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LONDON (Reuters) - Britain and India welcomed more than 9 billion pounds in commercial deals during a visit by Indian Prime Minister Narendra Modi, but his arrival was overshadowed by protests over a perceived rise in intolerance back home.
Modi got a warm welcome by Prime Minister David Cameron, who has tried to cultivate closer ties with India to secure business opportunities in a fast-growing economy at a time when Modi has been prioritising other relationships.
For his part, Modi is seeking to restore his authority on the world stage after a defeat for his Hindu nationalist party in populous Bihar state on Sunday. He appealed to business to invest in a more transparent India in a speech at the Guildhall, a historic building in the heart of London's financial district.
While Cameron said he wanted to support Modi in his efforts to transform India with improved infrastructure, the Indian leader signalled he wanted Britain to stay in the European Union, saying the country was India's gateway to Europe.
"We want to become your number one partner for supporting the finance needed for this ambitious plan, making London the world's centre for offshore rupee trading," Cameron told him during a news conference, adding that plans were in place to issue more than 1 billion pounds in bonds.
He later said in a statement: "During this visit, British and Indian companies are announcing new collaborations, together worth more than £9 billion pounds."
The British government listed more than 20 deals and collaborations, including a 1.3 billion-pound investment by Vodafone.
The two prime ministers also welcomed a package to promote clean energy worth 3.2 billion pounds of commercial agreements, joint research programmes and initiatives to share technical, scientific, and financial and policy expertise.
Before the visit, diplomats said the Indian leader was keen to buy 20 more BAE Systems Hawk trainer aircraft to be made in Bengaluru.
Cameron has visited India three times since taking office in 2010 to try to climb up the diplomatic pecking order, but Modi is the first Indian head of government to pay an official visit to Britain, the country's former colonial ruler, in almost a decade.
His visit comes at a time when a debate is raging in India over accusations that Modi is failing to rein in Hindu zealots trying to impose their values on all Indians.
As Modi and Cameron shook hands for the cameras outside Number 10 Downing Street, a crowd of about 200 protesters could be heard shouting anti-Modi slogans nearby.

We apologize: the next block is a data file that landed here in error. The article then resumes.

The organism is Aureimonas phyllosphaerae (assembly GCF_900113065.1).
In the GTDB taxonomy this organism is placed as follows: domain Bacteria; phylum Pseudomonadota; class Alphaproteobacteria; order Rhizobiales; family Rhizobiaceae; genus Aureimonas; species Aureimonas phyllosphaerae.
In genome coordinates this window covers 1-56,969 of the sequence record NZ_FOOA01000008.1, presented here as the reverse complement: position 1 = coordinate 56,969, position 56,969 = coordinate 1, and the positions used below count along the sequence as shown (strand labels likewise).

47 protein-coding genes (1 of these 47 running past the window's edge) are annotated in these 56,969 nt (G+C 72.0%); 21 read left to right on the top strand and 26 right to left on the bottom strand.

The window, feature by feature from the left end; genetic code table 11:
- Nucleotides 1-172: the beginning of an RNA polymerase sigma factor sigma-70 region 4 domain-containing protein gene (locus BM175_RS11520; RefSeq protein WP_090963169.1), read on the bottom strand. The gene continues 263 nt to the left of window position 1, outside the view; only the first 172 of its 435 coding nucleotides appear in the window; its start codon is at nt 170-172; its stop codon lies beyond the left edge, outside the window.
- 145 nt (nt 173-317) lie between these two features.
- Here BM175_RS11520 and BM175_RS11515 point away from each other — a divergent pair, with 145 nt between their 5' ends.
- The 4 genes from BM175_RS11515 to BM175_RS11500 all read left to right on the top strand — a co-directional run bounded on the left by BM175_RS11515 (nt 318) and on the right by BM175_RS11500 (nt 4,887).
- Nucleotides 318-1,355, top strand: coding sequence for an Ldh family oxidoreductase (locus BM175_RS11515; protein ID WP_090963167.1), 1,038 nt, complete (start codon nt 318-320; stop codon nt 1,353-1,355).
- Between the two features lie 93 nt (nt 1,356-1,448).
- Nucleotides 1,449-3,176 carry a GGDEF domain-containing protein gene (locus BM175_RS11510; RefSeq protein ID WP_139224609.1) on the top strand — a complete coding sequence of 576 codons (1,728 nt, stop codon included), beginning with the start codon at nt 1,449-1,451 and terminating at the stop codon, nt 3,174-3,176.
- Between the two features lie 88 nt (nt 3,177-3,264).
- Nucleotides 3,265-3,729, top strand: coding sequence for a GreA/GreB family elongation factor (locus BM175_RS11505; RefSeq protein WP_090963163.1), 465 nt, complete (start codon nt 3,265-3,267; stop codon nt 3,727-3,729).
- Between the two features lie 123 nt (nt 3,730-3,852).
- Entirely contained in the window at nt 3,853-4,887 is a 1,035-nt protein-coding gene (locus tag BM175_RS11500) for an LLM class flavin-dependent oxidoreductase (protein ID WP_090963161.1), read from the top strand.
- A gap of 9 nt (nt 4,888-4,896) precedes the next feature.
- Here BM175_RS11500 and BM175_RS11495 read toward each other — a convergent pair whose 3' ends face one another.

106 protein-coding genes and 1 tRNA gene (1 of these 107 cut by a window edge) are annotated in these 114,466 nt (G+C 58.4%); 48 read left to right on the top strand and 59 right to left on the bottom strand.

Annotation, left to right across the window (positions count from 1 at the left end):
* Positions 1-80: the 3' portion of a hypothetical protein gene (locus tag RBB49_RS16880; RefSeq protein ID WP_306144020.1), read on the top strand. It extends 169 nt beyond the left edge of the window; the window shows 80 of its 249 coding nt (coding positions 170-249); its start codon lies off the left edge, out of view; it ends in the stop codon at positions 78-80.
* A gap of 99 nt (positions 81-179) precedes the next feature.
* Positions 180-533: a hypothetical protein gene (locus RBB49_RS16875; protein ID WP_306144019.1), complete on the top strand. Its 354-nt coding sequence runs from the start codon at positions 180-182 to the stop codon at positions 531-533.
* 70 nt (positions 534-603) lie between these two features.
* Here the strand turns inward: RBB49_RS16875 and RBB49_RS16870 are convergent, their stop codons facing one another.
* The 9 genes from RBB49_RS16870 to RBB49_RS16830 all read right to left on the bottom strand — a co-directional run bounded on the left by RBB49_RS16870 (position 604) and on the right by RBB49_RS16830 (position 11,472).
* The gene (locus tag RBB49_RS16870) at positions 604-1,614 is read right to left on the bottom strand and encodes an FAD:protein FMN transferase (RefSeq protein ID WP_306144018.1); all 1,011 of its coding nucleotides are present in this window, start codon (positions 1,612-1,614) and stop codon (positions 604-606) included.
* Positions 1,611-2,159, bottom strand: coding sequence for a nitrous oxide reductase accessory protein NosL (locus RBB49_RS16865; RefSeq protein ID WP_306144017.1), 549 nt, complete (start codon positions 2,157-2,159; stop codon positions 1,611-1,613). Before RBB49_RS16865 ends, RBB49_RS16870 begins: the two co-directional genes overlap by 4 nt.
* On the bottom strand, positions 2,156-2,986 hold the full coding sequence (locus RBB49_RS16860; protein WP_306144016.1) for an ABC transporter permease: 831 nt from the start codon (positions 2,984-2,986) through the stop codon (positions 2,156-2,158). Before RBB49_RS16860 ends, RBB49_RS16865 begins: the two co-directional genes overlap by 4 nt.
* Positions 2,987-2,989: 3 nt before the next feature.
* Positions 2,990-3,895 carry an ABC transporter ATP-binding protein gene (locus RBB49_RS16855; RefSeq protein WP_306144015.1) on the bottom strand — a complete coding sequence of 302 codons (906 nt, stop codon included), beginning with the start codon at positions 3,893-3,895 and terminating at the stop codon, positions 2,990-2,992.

"Our main concern is that minorities are not safe in India," said Sikh protester Kuldip Singh.
The demonstrators held up banners with messages such as "Modi you are killing Indian democracy" and "Stop religious persecution in India".
Asked about these concerns at his joint news conference with Cameron, Modi said India was a vibrant democracy in which individual rights were guaranteed by the constitution.
"There is something that is deeply entrenched in our culture, in our traditions, which is that of not accepting anything that has to do with intolerance," he said, adding that violent incidents would not be tolerated.
Critics have accused Modi of remaining silent about incidents such as the recent deaths of four people attacked by Hindus enraged at reports of cows being slaughtered, smuggled or consumed, and the separate shootings of two prominent atheists.
Before his arrival in Britain, more than 200 writers, including Salman Rushdie and Ian McEwan, signed an open letter to Cameron urging him to raise concerns about freedom of expression in India during his talks with Modi.
About 45 British members of parliament, including opposition Labour party leader Jeremy Corbyn, signed a motion to debate India's human rights record.
The British government, however, rolled out the red carpet for Modi, who was greeted in the grand courtyard of the Treasury by a guard of honour wearing ceremonial bearskin headgear.
Modi was due to have lunch with the Queen on Friday, before the emotional high point of his visit, a mass rally at Wembley Stadium where Modi will address about 60,000 supporters from India's 1.5 million-strong diaspora in Britain.
Additional reporting by Kate Holton and William James,; Writing by Estelle Shirbon,; Editing by Elizabeth Piper, Larry King